Following a negative COVID test I was admitted to The National Hospital on Tuesday 23 March, and had my PEG fitted the following morning at the neighbouring UCLH (University College London Hospital). Knowing that something invasive was going to be done under sedation rather than a general anaesthetic, I was quite nervous as I have a very low tolerance of pain. However, I can honestly say that I don’t remember anything about the procedure at all. I do remember having to bite on a circular object to hold my mouth open, then the sedative being delivered via my cannula… and that’s about it until I came round some time afterwards.
Back on the ward I was given intravenous hydration, then I slept deeply and woke up mid afternoon to have my new feeding tube checked and flushed for the first time. Then, six hours after the procedure I was allowed to eat and have a drink (the first time for twenty-four hours). I didn’t eat much – probably psychological, but my stomach felt a bit bloated and I didn’t feel very hungry.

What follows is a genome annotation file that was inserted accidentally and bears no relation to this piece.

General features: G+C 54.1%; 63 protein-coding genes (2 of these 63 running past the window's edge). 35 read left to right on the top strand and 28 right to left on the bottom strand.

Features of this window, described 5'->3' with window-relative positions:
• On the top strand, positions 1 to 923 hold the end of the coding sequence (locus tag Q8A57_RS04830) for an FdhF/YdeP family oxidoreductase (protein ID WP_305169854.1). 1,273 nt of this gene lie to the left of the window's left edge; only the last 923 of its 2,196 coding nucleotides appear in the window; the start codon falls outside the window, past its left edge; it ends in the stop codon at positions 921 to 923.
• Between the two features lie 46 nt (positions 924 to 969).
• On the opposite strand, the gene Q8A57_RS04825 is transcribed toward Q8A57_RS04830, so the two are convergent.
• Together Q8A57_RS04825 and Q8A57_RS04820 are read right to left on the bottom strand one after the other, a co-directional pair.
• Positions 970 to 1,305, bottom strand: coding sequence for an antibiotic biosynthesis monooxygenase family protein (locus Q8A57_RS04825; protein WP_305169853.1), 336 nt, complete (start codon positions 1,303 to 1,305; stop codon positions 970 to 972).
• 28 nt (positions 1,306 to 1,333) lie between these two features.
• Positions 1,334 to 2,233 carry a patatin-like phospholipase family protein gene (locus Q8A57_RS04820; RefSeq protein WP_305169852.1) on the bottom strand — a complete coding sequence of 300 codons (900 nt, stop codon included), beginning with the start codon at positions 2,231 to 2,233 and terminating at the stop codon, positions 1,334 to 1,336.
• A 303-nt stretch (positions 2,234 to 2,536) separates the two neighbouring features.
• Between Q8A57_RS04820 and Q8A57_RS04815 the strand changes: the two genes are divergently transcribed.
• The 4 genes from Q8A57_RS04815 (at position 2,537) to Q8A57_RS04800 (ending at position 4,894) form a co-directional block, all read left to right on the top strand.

The next day Sue came to the hospital and was trained in how to clean the stoma site (for two weeks) and how to flush the tube, which will be a daily occurrence. Having been visited by my neurology consultant earlier in the day I was discharged and we were able to go home together by car.
Two weeks after the procedure we would be visited by a nurse from the Abbott Healthcare company and shown how to routinely rotate the tube to prevent ‘buried bumper syndrome’ (where the internal disc of the PEG tube becomes buried and the stomach lining grows around it.
The coordination between the National Hospital clinicians, dieticians, and my GP, local community nurse and dietician had been well organised. Communication channels could have been weakened during the pandemic, but there was no evidence of this and everything appeared to be pretty seamless.